III. We come, thirdly, to dwell upon THE SPECIAL OBJECT OF THIS CREATION: “unto good works, which God hath before ordained that we should walk in them.”

     When Adam was created, the Lord made him for his own glory. This ever was, and is, and must be the chief end of man. As soon as he was created, the Lord placed Adam in the garden, and what did he give him to do? “He had only to enjoy himself,” says one. I do not read such a statement in the Scriptures. “He put him there,” says another, “that he might eat of every fruit that grew in the garden.” Truly he did permit him freely to partake of all that nature yielded, but he tells us himself that he put him in the garden “to dress it, and to keep it.” Occupation was found him which would keep him always busy. A gardener’s business is healthful and interesting, but it offers no temptation to idleness, for every season has its demands; and if the work is not kept well under, it is hard to overtake it again. That noble man, who was the founder of our race, trimmed the vine, and trained the tree, uprooted the weed, and planted the herb. Paradise itself required to make it perfect that a man should have something to do. Slavish drudgery involved by unreasonable hours is not of God, but of the cruel greed of man; ill-remunerated toil, by which the worker cannot earn his daily bread, is the result of human tyranny, not of divine purpose; but a fair share of healthy, useful labour is needful for us all, and if ever this world becomes a paradise again, we shall have each one of us to pay either the sweat of our brow or of our brain as the price of our bread.

     When the Lord creates us the second time, in the second Adam, he does not make us that we may be merely comfortable and happy. We may enjoy all that God has given us, for of every tree of this garden you may freely eat, since in the paradise into which Christ has introduced you there is no forbidden fruit. You may eat and drink abundantly of heavenly food, but you are not created anew with so poor a purpose as your pleasure only. Around you is the garden of the Lord, and your call is that you may dress it, and keep it. Cultivate it within; guard it from foes without. Holy labours await you, good works are expected of you, and you were created in Christ Jesus on purpose that you might be zealous for them. To you the great Father says, “Son, go work to-day in my vineyard.” He who died for you calls you to do works like his own. The Holy Spirit within you prompts you to consecration, urges you to diligence.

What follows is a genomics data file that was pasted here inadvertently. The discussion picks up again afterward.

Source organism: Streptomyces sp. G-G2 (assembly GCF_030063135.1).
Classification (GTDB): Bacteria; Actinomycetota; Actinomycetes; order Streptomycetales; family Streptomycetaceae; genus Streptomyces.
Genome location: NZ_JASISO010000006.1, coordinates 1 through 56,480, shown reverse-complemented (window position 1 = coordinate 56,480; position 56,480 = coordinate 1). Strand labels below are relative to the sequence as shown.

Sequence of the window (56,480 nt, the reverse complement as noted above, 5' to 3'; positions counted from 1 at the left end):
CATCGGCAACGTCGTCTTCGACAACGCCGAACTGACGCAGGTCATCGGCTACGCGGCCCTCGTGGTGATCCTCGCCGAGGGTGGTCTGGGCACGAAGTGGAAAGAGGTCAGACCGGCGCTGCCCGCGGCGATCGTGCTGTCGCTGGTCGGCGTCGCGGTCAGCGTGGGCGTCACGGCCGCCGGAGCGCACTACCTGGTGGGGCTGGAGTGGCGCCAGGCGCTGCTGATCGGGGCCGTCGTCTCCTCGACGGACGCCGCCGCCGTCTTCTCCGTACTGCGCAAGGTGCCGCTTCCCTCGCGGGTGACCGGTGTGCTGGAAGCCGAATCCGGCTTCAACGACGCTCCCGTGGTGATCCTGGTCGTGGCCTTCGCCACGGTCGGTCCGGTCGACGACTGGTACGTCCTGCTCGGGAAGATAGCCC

And what are good works? In that question lies another large subject. Tell me, ye who talk so much of good works, what are they? I should say that they are works such as God commands— works of obedience. When we heartily keep the divine precepts, we must be right; for it can never be evil for a man to do what God bids him.

     Next, I should say that they are works of love; of love to God, and love co man; works done out of a pure affection to the great Father, and out of unselfish regard to men. That which we do to display our own liberality is done unto self, and so is spoiled; but where there is a single eye to God’s glory, the work is good. Works done out of love to Christ, and love to saints, and love to the poor, and love to lost sinners, are good works.

     Furthermore, I should say that works of faith are good works; works done in confidence in God, undertaken in reliance upon his help, and in the firm belief that he will accept them even though men might censure them. The proclamation of his gospel with faith in its power, the pleading of the promise with expectation of its fulfilment, the sacrifice of personal gain for the service of truth,— works such as these are good, and pleasing to God; for without faith it is impossible to please him.

     I am bound to add that good works include the necessary acts of common life when they are rightly performed. We are to produce good works in our home, in our shop, in our work-room, in our travel abroad, or on our sick-bed: everywhere we are to be filled with good works to God’s glory. All our works should be good works, and we may make them so by sanctifying them with the Word of God and prayer, according to that precept, “Whether ye eat or drink, or whatsoever ye do, do all in the name of the Lord Jesus.”

     Observe that God has not created us that we may talk about our good works, but that we may walk in them. Practical doing is better than loud boasting. God has not created us that we may occasionally perform good works, but that we may walk in them— that they may be so habitual to us that the common course of our conversation may be full of them. God has not created us that we may execute good works as a grand performance, but that we may walk in them; not that we may jump up to them, or seem to be walking on stilts, and making a great display every now and then; but that easily, naturally, out of a fully renewed heart, our new-created spirit may display itself in good works. God grant that his holy object may be carried out in us to such a degree that our path may be luminous with holiness, that we may leave behind a shining track, like that of a vessel upon the sea! Oh, that our way may be strewn with gracious acts, as when a cloud passes over a thirsty land, and blesses it with silver showers! I have known in a certain village a spot called “The Poet’s Walk,” and another called “The Lovers’ Walk.” Oh, that ours may be “The Christian’s Walk”! May the good Lord perfect ns in every good work to do his will, working in us that which is well-pleasing in his sight!